Reading The Rise and Fall of the Third Reich

I’m slowly working through The Rise and Fall of the Third Reich, and outside of that just happened upon a quote:

We know now that a man can read Goethe or Rilke in the evening, that he can play Bach and Schubert, and go to his day’s work at Auschwitz in the morning. -George Steiner, professor and writer (b. 1929)

While true, I think the quote is somewhat incomplete. The Nazi beliefs and values that lead to such horrible actions did not just occur in spite of a cultured life. While it was incorrect to do so, Nazi leaders read into the works of prior authors, musicians and artists a historical cultural backdrop–one that effectively condoned dictatorship, war and mass violence as a means to control and destroy “lesser” people. It’s a little complex to explain, but the mere fact that one listens to Bach or Wagner does not indicate what one hears in it. In the end, mass murder does not seem to be an animalistic tendency–when a wolf looks at a flock of sheep, it does not think “delete all.” It looks for the weak and easy to kill, for its own survival. Animal turf wars end when one side gives in and–usually–is allowed to leave. Auschwitz is a cultural phenomenon–a ruthless domination based on feelings of inherent superiority coupled with a philosophical tendency toward war over peace as the propagator of nations. Those idiotic beliefs came from a twisted reading of civilized culture, not in spite of it.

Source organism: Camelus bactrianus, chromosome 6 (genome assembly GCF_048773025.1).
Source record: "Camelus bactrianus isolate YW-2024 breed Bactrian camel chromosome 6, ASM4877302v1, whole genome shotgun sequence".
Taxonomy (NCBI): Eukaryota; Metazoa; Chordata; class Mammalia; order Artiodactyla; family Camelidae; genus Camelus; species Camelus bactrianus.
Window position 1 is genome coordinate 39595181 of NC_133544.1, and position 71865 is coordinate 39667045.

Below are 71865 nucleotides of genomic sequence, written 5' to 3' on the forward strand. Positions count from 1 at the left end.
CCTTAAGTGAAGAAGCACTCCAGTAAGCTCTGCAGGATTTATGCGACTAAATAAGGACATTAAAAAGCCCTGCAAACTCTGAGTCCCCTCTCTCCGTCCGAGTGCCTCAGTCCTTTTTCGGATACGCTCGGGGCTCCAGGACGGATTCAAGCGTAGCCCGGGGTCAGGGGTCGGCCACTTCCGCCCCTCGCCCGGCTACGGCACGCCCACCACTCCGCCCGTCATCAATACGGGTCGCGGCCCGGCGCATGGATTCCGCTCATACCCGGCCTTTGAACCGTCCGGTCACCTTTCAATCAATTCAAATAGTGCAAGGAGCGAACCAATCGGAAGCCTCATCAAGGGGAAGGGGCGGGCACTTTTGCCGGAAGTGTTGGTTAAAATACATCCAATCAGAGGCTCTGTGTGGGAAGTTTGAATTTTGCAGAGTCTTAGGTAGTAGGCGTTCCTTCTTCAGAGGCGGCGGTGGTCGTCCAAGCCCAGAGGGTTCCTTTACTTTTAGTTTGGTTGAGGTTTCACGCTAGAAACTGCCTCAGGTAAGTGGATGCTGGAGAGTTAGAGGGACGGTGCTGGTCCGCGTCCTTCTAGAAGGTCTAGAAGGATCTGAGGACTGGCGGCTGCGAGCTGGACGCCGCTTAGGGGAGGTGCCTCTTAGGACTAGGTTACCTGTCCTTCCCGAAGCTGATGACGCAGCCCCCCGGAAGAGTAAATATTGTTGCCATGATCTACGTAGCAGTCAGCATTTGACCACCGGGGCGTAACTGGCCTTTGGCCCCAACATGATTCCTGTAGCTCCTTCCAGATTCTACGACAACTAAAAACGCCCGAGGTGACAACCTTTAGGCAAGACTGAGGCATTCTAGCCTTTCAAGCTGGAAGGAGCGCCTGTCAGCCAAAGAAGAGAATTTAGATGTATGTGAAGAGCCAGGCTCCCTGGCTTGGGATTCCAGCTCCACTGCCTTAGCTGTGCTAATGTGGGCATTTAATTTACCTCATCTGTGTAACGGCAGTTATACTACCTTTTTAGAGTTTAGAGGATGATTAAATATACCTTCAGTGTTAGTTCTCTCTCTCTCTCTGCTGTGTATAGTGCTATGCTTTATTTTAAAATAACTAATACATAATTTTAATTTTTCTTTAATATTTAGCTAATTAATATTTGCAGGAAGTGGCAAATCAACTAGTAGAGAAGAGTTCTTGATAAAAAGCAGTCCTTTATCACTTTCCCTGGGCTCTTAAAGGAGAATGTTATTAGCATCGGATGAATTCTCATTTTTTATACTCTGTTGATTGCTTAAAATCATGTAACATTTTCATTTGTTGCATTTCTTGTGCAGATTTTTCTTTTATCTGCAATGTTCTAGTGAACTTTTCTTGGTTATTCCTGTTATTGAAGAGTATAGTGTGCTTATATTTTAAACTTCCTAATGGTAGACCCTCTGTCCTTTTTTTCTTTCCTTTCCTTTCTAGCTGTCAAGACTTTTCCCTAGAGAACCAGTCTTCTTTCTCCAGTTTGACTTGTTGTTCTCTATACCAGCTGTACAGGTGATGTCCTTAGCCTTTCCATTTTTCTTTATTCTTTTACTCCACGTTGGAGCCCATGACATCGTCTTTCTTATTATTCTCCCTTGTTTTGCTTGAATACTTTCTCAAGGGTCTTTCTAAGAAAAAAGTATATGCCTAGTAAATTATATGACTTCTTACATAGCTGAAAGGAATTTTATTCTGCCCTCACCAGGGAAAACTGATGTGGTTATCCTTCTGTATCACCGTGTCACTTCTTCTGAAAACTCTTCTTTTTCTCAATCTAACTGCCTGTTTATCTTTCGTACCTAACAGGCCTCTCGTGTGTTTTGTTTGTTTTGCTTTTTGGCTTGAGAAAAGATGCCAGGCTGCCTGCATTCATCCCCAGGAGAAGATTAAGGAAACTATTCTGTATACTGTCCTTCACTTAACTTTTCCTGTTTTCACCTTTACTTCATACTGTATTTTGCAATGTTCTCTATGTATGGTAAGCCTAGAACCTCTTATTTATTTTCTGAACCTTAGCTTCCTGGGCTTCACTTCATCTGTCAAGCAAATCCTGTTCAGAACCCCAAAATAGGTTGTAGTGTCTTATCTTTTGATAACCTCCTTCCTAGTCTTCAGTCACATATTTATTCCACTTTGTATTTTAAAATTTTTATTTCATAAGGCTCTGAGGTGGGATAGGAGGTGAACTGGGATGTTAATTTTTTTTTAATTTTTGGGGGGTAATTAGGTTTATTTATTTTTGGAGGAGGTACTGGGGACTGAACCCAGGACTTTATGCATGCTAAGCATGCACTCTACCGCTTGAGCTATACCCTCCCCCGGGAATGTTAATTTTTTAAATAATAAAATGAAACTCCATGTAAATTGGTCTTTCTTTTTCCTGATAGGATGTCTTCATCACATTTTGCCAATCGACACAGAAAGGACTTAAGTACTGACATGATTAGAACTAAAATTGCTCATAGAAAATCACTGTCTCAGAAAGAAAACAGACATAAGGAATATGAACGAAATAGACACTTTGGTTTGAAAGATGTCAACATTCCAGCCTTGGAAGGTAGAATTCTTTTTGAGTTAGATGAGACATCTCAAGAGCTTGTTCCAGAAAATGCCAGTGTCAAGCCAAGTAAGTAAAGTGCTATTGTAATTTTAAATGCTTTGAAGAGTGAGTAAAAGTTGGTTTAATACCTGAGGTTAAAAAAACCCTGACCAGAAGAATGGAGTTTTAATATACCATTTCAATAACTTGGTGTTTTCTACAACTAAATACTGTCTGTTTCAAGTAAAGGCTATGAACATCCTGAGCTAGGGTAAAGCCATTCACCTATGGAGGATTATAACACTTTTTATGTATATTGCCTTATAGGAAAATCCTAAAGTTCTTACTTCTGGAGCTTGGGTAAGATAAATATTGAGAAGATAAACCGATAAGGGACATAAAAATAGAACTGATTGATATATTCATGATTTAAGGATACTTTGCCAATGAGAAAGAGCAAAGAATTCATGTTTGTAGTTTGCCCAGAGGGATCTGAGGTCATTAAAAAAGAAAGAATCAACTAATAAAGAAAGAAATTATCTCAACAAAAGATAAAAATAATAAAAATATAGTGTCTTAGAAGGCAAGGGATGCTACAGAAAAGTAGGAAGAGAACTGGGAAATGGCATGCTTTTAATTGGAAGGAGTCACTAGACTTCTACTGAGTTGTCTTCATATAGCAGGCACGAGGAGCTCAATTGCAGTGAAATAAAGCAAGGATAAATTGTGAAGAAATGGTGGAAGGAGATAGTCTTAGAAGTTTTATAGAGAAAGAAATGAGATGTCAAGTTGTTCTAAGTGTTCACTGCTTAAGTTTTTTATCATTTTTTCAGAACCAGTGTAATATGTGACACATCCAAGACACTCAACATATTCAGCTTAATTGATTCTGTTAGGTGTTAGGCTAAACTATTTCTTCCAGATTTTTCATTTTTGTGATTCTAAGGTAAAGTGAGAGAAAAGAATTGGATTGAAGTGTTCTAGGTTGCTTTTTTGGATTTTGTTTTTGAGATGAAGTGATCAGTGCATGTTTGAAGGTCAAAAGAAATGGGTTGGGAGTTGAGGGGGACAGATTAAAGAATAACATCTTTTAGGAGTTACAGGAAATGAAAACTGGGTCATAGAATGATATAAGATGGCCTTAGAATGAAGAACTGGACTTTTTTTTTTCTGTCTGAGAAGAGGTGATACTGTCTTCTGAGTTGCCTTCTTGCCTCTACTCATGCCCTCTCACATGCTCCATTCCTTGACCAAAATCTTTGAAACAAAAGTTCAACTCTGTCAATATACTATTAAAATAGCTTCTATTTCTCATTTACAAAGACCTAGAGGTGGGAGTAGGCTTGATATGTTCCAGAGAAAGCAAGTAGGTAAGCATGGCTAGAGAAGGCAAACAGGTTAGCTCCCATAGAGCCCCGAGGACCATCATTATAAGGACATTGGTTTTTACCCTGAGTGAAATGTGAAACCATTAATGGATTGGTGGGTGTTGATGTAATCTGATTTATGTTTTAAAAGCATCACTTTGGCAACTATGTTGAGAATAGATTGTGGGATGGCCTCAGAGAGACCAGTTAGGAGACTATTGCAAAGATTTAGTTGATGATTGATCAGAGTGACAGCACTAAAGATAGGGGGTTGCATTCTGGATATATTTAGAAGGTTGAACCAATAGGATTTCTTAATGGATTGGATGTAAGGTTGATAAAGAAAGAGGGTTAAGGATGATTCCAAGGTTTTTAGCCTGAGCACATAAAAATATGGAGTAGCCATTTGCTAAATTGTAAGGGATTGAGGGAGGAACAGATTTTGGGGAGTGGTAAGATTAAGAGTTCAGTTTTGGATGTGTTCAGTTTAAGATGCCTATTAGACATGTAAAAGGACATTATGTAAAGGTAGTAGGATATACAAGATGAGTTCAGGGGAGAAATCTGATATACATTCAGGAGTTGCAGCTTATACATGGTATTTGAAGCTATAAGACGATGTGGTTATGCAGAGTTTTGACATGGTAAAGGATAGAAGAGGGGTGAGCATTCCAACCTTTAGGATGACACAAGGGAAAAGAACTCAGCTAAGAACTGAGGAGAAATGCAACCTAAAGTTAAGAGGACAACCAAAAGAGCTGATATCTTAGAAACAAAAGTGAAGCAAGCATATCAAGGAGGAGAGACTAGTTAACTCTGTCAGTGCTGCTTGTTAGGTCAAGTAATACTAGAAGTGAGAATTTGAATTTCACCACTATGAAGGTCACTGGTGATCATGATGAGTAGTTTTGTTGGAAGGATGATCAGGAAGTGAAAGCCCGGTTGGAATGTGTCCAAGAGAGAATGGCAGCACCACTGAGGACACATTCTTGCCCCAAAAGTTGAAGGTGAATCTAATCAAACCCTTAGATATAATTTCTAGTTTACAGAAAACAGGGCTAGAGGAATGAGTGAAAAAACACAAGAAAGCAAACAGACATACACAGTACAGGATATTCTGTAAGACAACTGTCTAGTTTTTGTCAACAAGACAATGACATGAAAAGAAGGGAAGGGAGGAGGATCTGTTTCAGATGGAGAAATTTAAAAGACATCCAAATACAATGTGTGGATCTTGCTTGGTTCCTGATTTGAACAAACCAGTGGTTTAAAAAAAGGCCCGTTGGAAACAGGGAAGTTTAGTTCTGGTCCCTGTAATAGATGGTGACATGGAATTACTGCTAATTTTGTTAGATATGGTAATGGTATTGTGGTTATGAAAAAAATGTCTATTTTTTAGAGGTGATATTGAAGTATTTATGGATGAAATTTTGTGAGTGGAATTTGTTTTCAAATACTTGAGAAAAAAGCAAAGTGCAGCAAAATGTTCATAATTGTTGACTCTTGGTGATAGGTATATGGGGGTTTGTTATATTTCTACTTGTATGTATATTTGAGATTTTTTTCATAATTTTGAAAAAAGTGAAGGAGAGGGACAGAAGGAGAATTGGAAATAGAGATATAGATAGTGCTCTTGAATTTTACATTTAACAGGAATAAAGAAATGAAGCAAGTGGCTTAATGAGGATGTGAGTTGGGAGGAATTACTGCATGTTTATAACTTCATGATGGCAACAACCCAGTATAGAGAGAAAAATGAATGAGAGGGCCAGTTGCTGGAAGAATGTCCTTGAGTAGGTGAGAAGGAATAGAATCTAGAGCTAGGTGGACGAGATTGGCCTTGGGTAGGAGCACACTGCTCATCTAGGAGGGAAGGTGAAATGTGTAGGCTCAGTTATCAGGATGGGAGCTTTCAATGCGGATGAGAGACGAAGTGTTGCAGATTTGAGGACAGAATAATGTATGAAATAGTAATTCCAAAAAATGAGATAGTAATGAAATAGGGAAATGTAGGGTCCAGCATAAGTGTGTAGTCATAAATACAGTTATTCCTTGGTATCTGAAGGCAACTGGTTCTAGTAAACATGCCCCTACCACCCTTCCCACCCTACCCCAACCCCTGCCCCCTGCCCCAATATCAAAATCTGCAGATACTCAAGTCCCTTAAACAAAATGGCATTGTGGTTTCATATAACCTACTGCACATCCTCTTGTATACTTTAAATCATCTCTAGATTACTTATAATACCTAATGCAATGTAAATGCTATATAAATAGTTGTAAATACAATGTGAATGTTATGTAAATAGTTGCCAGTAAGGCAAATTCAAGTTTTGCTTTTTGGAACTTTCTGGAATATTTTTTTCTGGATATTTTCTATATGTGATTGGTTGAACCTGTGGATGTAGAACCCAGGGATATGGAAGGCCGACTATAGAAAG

Anyway, enough of that. 


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